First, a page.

In the preferred embodiment, an incandescent lamp 112 containing a filament winding, is shown as having one end connected to one pole of a source of DC voltage potential "Vbatt ". The other end of the filament winding of the incandescent lamp 112 is connected to a conductor 121 which, is in turn, connected to a control gating transistor 114 having conducting and nonconducting states. The other side of the switching transistor 114 is connected to ground (the opposite pole of the source of DC voltage potential from that designated as Vbatt). A photo sensitive transistor 106 is connected between the source of DC voltage potential Vbatt and the control gate of transistor 114. A biasing resistor 108 is connected between the junction, of the emitter of photo-sensitive transistor 106 and the gate of transistor 114 and ground. A light emitting diode 104 is connected in series with a resistor 102 and a positive DC voltage potential Vcc. The cathode of the light emitting diode 104 is connected to an input/output (I/O) terminal "A" of the microprocessor 100. The light emittinq diode 104 and the photosensitive transistor 106 are contained within an opto-isolator 110 which is effective to prevent extraneous light from beinq received by the photosensitive transistor 106. A lamp on/off switch 101 is shown connected between ground and a "B" I/O terminal of the microprocessor 100.
The programming of the microprocessor 100 is such that it responds to the grounding of the "B" terminal through switch 101 by providing a low impedence path to ground for the oathode oft he light emitting diode 104. The diode 104 thereby becomes energized and produces light energy which is directed towards and received by the photo-sensitive transistor 106. The photo-sensitive transistor 106 is then biased to its low impedence state, which in turn gates the transistor 114 into its conducting state. Current then flows from the source of DC voltage potential Vbatt, through the filament of the incandescant lamp 112, the conductor 12 and the transistor 114, to ground. Of course, the current level is such that the lamp 112 provides illumination at a predetermined rating to provide the appropriate visibility for its desired purpose.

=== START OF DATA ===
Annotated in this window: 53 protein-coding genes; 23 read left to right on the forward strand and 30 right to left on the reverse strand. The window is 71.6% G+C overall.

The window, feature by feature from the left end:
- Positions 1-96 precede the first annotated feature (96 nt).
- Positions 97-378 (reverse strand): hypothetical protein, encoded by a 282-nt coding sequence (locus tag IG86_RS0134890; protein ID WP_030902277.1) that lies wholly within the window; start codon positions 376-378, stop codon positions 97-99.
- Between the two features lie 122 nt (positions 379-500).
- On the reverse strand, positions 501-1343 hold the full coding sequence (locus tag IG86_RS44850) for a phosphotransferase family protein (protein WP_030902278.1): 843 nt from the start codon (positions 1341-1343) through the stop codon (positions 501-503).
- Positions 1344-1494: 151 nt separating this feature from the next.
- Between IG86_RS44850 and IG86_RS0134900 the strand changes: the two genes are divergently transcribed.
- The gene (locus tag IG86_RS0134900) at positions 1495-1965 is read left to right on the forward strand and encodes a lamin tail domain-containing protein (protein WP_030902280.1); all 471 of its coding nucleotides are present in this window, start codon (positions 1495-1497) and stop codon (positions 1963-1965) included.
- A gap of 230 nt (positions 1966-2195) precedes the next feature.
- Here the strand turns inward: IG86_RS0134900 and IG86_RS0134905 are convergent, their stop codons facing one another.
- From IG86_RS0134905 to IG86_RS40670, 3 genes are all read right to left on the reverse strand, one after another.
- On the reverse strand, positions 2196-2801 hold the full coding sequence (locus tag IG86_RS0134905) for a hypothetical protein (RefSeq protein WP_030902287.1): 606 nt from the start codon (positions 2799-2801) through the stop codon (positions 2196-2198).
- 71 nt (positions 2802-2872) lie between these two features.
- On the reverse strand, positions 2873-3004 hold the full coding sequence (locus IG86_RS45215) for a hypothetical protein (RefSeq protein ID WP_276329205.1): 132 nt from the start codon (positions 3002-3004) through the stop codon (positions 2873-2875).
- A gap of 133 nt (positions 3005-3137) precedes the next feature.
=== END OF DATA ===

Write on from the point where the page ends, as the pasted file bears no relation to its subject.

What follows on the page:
A current sensing circuit is provided, in the form of a transformer to inductively pick up current flow changes in the conductor 121. A light emitting diode 126 is provided within an opto-isolator housing 125 to emit light energy towards a photo sensitive transistor 128 when the voltage appearing at the secondary winding 122 is of a correct polarity. A shunting diode 124 is proVided in parallel to 126 so as to shunt the light, emitting diode 126 when pulses of the opposite polarity are present on the secondary winding 122.